Euryalus, all on fire with the love of adventure, replied, “Wouldst thou then, Nisus, refuse to share thy enterprise with me? And shall I let thee go into such danger alone? Not so my brave father brought me up, nor so have I planned for myself when I joined the standard of Æneas, and resolved to hold my life cheap in comparison with honor.” Nisus replied, “ I doubt it not, my friend; but thou knowest the uncertain event of such an undertaking, and whatever may happen to me, I wish thee to be safe. Thou art younger than I and hast more of life in prospect. Nor can I be the cause of such grief to thy mother, who has chosen to be here in the camp with thee rather than stay and live in peace with the other matrons in Acestes' city.” Euryalus replied, “Say no more. In vain dost thou seek arguments to dissuade me. I am fixed in the resolution to go with thee. Let us lose no time.” They called the guard, and committing the watch to them, sought the general's tent. They found the chief officers in consultation, deliberating how they should send notice to Æneas of their situation. The offer of the two friends was gladly accepted, themselves loaded with praises and promised the most liberal rewards in case of success. Iulus especially addressed Euryalus, assuring him of his lasting friendship. Euryalus replied, “I have but one boon to ask. My aged mother is with me in the camp. For me she left the Trojan soil, and would not stay behind with the other matrons at the city of Acestes. I go now without taking leave of her. I could not bear her tears nor set at nought her entreaties. But do thou, I beseech thee, comfort her in her distress. Promise me that and I shall go more boldly into whatever dangers may present themselves.” Iulus and the other chiefs were moved to tears, and promised to do all his request. “Thy mother shall be mine," said Iulus, “and all that I have promised thee shall be made good to her, if thou dost not return to receive it."

The two friends left the camp and plunged at once into the midst of the enemy. They found no watch, no sentinels posted, but, all about, the sleeping soldiers strewn on the grass and among the wagons. The laws of war at that early day did not forbid a brave man to slay a sleeping foe, and the two Trojans slew, as they passed, such of the enemy as they could without exciting alarm. In one tent Euryalus made prize of a helmet brilliant with gold and plumes. They had passed through the enemy's ranks without being discovered, but now suddenly appeared a troop directly in front of them, which, under Volscens, their leader, were approaching the camp. The glittering helmet of Euryalus caught their attention, and Volscens hailed the two, and demanded who and whence they were. They made no answer, but plunged into the wood. The horsemen scattered in all directions to intercept their flight. Nisus had eluded pursuit and was out of danger, but Euryalus being missing he turned back to seek him. He again entered the wood and soon came within sound of voices. Looking through the thicket he saw the whole band surrounding Euryalus with noisy questions. What should he do! how extricate the youth ! or would it be better to die with him?

Raising his eyes to the moon which now shone clear, he said, Goddess, favor my effort !” and aiming his javelin at one of the leaders of the troop, struck him in the back and stretched him on the plain with a death-blow. In the midst of their amazement another weapon flew and another of the party fell dead. Volscens, the leader, ignorant whence the darts came, rushed sword in hand upon Euryalus. “Thou shalt pay the penalty of both,” he said, and would have plunged the sword into his bosom, when Nisus, who from his concealment saw the peril of his friend, rushed forward exclaiming, “ 'Twas I, 'twas I ; turn your swords against me, Rutulians; I did it; he only followed me as a friend.” While he spoke the sword fell, and pierced the comely bosom of Euryalus. His head fell over on his shoulder, like a flower cut down by the plough. Nisus rushed upon Volscens and plunged his sword into his body, and was himself slain on the instant by numberless blows. The Death of Mezentius. — Æneas, with his Etrurian allies, arrived on the scene of action in time to rescue his beleaguered camp; and now the two armies being nearly equal in strength, the war began in good earnest. We cannot find space for all the details, but must simply record the fate of the principal characters. The tyrant Mezentius, finding himself engaged against his revolted subjects, raged like a wild beast. He slew all who dared withstand him, and put the multitude to flight wherever he appeared. At last he encountered Æneas, and the armies stood still to see the issue. Mezentius threw his spear, which striking Æneas' shield glanced off and hit Antores, – a Grecian by birth who had left Argos, his native city, and followed Evander into Italy. The poet says of him with simple pathos which has made the words proverbial, “He fell, unhappy, by a wound intended for another, looked up to the skies, and, dying, remembered sweet Argos.”] Æneas now in turn hurled his lance. It pierced the shield of Mezentius, and wounded him in the thigh. Lausus, his son, could not bear the sight, but rushed forward and interposed himself, while the followers pressed round Mezentius and bore him away. Æneas held his sword suspended over Lausus and delayed to strike, but the furious youth pressed on and he was compelled to deal the fatal blow. Lausus fell, and Æneas bent over him in pity. “Hapless youth,” he said, “what can I do for thee worthy of thy praise? Keep those arms in which thou gloriest, and fear not but that thy body shall be restored to thy friends, and have due funeral honors.” So saying he called the timid followers and delivered the body into their hands.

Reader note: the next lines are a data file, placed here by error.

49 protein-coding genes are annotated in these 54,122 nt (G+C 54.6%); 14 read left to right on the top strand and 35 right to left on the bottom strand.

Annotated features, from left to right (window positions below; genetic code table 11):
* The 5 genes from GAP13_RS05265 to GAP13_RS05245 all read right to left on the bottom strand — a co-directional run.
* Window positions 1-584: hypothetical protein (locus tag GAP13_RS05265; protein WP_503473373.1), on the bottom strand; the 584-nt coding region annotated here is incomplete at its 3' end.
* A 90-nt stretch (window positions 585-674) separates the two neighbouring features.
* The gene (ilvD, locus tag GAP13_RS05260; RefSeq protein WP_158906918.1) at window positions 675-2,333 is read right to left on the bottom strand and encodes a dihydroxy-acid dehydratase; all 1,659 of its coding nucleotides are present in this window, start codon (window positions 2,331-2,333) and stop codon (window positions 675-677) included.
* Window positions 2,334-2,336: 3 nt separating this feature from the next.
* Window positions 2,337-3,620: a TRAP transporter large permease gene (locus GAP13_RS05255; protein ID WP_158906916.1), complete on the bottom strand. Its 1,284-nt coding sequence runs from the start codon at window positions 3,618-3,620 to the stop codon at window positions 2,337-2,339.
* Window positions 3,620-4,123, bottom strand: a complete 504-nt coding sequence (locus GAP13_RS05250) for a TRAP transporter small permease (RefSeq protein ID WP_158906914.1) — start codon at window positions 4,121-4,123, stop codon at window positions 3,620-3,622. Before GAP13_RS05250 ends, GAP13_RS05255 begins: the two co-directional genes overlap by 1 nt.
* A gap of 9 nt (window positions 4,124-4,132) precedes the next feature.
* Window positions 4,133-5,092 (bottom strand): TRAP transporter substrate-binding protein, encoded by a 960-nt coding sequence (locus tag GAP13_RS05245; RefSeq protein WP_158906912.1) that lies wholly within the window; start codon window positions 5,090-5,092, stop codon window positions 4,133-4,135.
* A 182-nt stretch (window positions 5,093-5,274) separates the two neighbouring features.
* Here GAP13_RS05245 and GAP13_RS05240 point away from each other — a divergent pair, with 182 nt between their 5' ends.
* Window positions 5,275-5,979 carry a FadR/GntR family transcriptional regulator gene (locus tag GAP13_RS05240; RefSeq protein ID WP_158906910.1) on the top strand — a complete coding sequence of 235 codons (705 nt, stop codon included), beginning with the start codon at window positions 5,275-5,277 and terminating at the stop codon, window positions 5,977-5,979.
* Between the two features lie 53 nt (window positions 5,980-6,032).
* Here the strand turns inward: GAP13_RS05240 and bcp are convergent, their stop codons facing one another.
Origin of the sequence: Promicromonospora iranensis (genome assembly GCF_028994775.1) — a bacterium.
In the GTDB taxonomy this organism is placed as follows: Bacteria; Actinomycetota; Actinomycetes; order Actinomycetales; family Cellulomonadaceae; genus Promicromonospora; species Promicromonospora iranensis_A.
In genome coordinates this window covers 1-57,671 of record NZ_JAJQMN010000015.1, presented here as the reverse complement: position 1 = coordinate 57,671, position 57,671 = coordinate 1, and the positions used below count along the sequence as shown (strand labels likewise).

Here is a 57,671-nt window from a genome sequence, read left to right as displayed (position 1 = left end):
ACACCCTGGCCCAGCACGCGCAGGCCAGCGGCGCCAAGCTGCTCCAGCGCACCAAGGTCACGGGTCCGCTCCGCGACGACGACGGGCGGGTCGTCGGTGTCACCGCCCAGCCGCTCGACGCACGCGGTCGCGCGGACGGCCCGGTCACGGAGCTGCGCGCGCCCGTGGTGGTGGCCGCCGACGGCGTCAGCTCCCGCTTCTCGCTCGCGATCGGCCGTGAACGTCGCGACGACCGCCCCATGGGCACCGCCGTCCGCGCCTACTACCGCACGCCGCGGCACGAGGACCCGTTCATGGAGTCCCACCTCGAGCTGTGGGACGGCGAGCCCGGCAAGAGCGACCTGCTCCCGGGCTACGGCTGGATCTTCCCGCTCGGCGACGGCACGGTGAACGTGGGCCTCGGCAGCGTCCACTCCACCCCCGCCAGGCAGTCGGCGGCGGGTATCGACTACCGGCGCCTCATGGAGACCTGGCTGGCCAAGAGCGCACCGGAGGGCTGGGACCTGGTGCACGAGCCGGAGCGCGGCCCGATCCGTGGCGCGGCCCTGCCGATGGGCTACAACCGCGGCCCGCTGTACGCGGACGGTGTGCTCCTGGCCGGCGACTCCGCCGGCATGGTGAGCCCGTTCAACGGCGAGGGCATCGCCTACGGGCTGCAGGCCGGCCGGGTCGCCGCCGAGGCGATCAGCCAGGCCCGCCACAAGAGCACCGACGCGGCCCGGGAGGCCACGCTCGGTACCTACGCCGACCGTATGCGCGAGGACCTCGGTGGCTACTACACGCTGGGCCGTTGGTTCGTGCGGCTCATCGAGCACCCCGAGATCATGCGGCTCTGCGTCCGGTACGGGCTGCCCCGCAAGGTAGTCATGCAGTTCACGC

Mezentius meanwhile had been borne to the river-side, and had. washed his wound. Soon the news reached him of I ausus' death, and rage and despair supplied the place of strength. He mounted his horse and dashed into the thickest of the fight, seeking Ærcas. Having found him, he rode round him in a circie, rowing one javelin after another, while Æneas stood fenced with his shield,

1 Sternitur infelix alieno volnere, caelumque Aspicit, et dulcis moriens reminiscitur Argos. - Æn. 10:781.